Whenever discussions about raising the minimum wage enter the public consciousness, those opposed to raising it argue (among other things) that it will cost jobs; that employers will cut staff rather than pay people a wage that allows them to feed their families. There are even those, who in the second decade of the 21st century argue that there should be no minimum wage at all.
These people say employers and employees should bargain individually for wages, and that a $3.00 an hour wage is fine — as long as it’s not for them.
But this is a different story. It’s the story of what living at the minimum is really all about.
Keep in mind that in cities and towns all across this country, the Great Recession had the effect of tossing millions of people out of decent, well-paying jobs. The overwhelming majority of these people lost their jobs through no fault of their own. When they recovered from the shock, they found the American employment landscape had profoundly changed. Suddenly, they were forced to swallow their pride and compete as best they could for jobs that paid a fraction of what they were making.
For many, recovery has been fleeting, or non existent.
That’s just one component of those who have struggled to keep their heads above water. Working alongside them in some cases are folks who never had the pleasure of working a middle class job. For them, the minimum wage is a fact of life, trapping them in a cycle that puts a permanent knot in the pit of their stomach.
Consider for a moment what happens when a person gets to the middle of the week, and realize they don’t have the money to pay a major bill, like rent or food. Where is that money to come from?
People working for the minimum wage live on the margins.
Some would have you believe they’re nothing more than students who work while living a comfy life with their parents. Fact is, over the past decade, more and more adults are taking these low paying jobs, and staying in them. Few if any had access to healthcare before the Affordable Care Act, many are food stamp recipients (a government gift to their employers), and most are a single illness away from unemployment.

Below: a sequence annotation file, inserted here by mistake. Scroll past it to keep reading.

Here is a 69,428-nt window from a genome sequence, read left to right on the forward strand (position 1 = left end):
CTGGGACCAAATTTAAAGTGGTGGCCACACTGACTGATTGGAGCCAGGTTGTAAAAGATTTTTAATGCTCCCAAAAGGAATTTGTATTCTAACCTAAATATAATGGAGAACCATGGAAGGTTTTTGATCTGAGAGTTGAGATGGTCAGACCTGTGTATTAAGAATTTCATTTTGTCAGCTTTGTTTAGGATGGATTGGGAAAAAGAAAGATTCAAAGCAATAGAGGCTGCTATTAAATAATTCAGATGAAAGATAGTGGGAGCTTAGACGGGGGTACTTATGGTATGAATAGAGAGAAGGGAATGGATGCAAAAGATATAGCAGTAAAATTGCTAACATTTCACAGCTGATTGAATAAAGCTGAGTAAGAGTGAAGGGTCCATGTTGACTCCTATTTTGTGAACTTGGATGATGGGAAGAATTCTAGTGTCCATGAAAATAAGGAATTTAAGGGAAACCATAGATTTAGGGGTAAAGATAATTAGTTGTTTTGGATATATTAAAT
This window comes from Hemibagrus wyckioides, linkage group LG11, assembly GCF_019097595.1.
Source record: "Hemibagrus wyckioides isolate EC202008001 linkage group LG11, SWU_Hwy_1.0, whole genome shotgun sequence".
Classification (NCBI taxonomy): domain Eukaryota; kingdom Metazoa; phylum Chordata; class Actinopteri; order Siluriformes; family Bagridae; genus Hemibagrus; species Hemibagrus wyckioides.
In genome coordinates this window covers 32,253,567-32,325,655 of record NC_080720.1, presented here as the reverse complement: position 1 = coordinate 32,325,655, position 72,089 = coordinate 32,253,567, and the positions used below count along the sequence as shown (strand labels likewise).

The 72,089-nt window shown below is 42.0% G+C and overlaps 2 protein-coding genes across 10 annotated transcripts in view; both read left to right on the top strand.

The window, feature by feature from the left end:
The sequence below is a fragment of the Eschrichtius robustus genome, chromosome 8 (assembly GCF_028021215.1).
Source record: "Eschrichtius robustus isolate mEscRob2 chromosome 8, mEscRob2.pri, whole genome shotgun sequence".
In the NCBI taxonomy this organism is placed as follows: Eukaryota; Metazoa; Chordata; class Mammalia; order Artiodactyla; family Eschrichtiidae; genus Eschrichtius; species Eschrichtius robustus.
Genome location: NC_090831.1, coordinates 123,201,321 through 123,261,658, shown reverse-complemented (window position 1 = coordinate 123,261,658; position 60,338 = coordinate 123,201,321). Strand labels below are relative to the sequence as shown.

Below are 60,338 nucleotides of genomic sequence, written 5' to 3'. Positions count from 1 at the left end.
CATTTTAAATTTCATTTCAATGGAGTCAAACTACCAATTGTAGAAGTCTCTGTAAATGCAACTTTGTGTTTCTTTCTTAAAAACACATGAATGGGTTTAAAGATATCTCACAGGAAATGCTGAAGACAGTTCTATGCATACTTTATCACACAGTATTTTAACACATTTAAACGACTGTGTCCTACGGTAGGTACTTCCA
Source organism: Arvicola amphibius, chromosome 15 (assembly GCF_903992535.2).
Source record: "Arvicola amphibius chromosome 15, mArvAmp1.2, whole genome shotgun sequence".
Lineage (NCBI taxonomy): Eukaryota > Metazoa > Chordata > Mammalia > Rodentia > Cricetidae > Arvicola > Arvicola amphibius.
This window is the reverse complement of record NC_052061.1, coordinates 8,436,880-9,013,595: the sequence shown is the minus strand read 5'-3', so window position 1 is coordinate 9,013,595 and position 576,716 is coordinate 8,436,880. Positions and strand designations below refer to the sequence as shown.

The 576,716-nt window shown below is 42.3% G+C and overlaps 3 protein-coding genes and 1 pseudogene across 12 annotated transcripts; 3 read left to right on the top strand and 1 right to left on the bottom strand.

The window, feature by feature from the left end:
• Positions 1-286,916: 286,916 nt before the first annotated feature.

Yet numbers, grim as they may be, don’t tell the whole story. The real story is in the faces of the working poor.
Some show betrayal, some resignation.
Many have little hope that the lives of their children will be any better.
I see their faces every day, walking the streets of New York City. I see them, and they pain me. They pain me because we should be doing better. In a nation of skyrocketing income inequality, where those at the top never miss a tee time while threatening to lay off workers if they have the temerity to ask for a raise, sick days, or maybe a vacation, we must do better.
There are those who scoff when we ask why a $15.00 an hour minimum wage is so tough to imagine. I say if $15.00 an hour is almost enough to take that knot out of the pits of folks’ stomachs, it’s well worth the price.
All over America, fast food workers, car washers, and yes, even retail workers are starting to wake up to their collective power. Those of us fortunate enough to have jobs that pay our bills need to stand with them. If we don’t, we might wake up one day to find the American Dream referred to with sarcasm in the past tense. After all, doesn’t toilet paper still cost the same price…whether you’re a billionaire or not?